In medias res: a dramatic device in which you begin in the middle of the action. A number of shows have used this to tremendous effect, perhaps none so frequently and successfully as J.J. Abrams’ Alias, which often began somewhere in the middle, and come to think of it also involved fancy parties and the recovery of some stolen object.
It all came together this week on Scorpion, which began in medias res, and then worked backward to a lavish soiree, a pilfered painting, and a blown up car that forced a review of the team that might end up shutting them down. Of course, the other aspect to opening your show in medias res is to keep in mind that nothing is as it seems.
So the mission was screwed up. Or was it? The adventure was revealed in flashbacks to Dr. Cassandra Davis (Shohreh Aghdashloo), who’s brought in to evaluate the Scorpion team. This is a tried true tactic when trying to get a probing insight into the main characters: have a stranger brought in to poke holes in their thinking, and in the process reveal new details about them yet to be discovered.
Despite that well-worn trope, I almost feel like Scorpion found its footing this week. The semi ultra-seriousness of last week’s nuclear meltdown and the evil Scorpion team member felt a bit like the show was reaching, and you could almost see the show strain itself in the process. But this week, with the stakes being merely a priceless painting, the emphasis was free to be focused on character and comedy.
The character in question is Walter, and by the way, when did he become Data from Star Trek? You see, Walter doesn’t get art. He has a low emotional quotient, like with a lot of high I.Q. people, so he doesn’t understand how a few smatterings of paint on a canvas is worth anything in time and money, let alone how it can swell one to an emotional feeling at the sight of it. Paige challenges Walter to “experiment” with being more human by complimenting people and thanking them for their input and other humanisms.
Now, I don’t know anyone as smart as Walter O’Brien, but even if you don’t get it, it shouldn’t be too hard to understand that certain art is valuable. He also shouldn’t have to be reminded that people skills, or at least the ability to fake them, is an asset in business. Elyes Gabel was working overtime to make Walter seem particularly robotic this week, and it definitely seem like a lot of effort on the part of the actor and the script.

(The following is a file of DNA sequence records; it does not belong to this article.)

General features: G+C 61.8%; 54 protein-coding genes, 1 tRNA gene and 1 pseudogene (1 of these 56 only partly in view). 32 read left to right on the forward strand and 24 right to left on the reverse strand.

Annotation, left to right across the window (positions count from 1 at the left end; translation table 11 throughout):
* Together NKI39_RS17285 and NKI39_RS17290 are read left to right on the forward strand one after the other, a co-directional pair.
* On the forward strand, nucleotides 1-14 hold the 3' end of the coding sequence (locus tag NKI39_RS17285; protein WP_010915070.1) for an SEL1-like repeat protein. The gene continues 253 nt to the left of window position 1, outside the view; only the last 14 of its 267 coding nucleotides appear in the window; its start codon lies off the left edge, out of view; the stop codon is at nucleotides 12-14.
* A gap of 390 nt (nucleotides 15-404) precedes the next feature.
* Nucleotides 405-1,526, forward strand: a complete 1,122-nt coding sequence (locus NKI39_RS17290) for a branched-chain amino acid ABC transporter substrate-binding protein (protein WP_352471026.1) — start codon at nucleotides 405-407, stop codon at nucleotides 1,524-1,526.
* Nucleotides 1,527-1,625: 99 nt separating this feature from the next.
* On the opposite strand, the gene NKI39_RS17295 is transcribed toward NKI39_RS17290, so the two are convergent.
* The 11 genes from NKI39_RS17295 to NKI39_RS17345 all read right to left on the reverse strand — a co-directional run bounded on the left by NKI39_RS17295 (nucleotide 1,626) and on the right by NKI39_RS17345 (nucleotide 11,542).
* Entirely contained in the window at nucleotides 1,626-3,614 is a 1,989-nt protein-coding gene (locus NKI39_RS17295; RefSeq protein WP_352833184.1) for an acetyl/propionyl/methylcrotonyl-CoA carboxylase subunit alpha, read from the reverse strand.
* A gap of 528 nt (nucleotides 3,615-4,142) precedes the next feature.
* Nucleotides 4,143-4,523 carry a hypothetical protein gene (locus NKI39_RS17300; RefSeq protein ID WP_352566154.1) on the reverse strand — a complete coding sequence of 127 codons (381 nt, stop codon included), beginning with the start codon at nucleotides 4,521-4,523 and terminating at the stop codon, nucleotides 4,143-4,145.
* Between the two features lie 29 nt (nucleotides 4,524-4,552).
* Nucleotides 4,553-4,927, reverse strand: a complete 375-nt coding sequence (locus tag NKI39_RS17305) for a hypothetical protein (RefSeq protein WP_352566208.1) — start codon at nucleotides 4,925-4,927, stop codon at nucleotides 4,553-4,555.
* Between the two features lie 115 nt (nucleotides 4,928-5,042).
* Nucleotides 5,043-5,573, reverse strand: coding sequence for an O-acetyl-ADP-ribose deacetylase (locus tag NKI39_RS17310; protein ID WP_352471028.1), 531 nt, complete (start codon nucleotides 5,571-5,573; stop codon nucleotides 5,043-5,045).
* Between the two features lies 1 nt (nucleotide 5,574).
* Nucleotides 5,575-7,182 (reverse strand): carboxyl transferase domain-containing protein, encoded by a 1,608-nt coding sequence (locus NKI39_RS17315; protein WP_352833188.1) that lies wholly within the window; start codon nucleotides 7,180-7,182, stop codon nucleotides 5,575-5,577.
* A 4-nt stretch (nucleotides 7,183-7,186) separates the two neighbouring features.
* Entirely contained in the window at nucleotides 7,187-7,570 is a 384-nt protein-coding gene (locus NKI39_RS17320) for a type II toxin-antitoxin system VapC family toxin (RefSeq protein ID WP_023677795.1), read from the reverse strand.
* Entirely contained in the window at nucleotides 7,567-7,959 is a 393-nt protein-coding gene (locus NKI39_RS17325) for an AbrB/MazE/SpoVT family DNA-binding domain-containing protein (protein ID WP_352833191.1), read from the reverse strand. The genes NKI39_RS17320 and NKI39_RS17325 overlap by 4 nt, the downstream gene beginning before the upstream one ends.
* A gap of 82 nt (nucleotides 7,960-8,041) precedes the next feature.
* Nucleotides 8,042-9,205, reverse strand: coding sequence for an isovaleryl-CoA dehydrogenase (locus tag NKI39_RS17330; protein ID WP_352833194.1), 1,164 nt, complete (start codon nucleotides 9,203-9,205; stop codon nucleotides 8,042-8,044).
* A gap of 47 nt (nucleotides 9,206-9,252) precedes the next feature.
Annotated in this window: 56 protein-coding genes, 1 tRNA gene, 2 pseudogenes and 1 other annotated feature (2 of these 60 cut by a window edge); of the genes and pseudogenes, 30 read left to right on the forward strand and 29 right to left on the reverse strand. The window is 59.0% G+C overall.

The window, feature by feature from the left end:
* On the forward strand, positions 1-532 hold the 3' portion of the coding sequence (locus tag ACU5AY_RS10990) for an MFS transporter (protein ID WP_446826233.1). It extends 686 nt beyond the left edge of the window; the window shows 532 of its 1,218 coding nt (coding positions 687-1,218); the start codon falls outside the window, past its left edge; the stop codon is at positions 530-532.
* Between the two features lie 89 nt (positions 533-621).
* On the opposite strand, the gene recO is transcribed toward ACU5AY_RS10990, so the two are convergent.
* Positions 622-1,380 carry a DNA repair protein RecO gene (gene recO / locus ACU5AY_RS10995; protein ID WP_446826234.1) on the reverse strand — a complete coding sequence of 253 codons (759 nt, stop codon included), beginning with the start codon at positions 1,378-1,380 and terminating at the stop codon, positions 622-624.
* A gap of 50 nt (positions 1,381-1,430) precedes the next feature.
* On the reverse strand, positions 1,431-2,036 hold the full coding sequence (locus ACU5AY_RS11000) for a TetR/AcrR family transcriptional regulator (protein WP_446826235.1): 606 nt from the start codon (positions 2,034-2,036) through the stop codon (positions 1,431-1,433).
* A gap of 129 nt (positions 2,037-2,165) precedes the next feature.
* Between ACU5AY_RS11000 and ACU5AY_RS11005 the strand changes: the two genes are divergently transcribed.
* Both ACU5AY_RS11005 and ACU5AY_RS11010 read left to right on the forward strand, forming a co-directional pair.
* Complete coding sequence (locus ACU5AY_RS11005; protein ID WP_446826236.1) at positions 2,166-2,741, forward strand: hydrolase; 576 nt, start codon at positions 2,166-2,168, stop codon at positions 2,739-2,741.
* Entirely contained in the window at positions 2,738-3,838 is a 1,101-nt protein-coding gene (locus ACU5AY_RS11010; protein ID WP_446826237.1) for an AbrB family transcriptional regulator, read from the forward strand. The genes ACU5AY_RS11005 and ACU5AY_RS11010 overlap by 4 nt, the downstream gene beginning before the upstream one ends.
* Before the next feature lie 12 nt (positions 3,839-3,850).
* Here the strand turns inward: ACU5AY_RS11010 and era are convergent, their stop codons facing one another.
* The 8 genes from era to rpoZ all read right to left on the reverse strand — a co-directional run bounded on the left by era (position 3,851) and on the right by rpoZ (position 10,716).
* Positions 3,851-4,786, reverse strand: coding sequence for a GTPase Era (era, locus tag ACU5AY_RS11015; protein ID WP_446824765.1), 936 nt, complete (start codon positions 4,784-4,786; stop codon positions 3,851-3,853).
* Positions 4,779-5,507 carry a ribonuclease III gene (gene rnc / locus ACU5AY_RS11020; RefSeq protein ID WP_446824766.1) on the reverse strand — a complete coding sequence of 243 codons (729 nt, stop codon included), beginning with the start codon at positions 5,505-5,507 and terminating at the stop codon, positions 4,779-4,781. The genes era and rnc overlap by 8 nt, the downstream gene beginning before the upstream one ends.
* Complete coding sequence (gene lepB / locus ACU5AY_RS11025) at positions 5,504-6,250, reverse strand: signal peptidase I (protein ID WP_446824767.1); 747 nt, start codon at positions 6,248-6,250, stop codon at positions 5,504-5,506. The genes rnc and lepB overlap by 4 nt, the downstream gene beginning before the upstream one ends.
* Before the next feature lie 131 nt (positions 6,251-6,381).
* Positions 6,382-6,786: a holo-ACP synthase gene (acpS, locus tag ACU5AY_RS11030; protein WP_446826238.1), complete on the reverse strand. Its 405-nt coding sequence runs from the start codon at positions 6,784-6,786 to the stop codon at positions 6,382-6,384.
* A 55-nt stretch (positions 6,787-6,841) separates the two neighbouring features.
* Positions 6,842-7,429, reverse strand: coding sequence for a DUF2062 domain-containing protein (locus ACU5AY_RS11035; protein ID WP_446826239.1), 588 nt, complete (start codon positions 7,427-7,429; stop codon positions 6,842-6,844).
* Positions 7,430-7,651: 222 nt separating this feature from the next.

But as Walter was doing the robot, it felt like the structure of the show itself was hitting its stride. Whenever the team was separated from Gallo, comedy would ensue as they tried to handle the mission and catch the art thief on their own. Walter attempted to run down a suspect, and Happy’s less than skillful high-speed chase gets the Scorpion gang a new nickname, the “bunch of weirdos in a van covered in chicken feathers.”
Next, they try to break in to a fancy party at the home of an art collector with the typically French name Jacques Lebeau. The affair ends with Toby tipping over a wine rack and breaking several expensive vintages, and with an explosion that seemingly torches the painting in the real thief’s car, which catches us up to the beginning of the episode.
Let’s face it, a great many of CBS signature series are about people at the top of their field. Whether it’s the profilers of Criminal Minds, Team Gibbs from NCIS, the Reagans from Blue Bloods, Holmes and Watson on Elementary, or even Misters Reese and Finch on Person of Interest, they’re the elite, and frankly, the best at what they do. Although Gallo is unquestionably competent, there’s something rather appealing about seeing the guys who are fanatical about doing the right thing, but just aren’t yet that experienced at doing it right. There’s something very Scooby Doo about it, not quite as if the case gets solved in spite of the foibles of the main characters, but almost.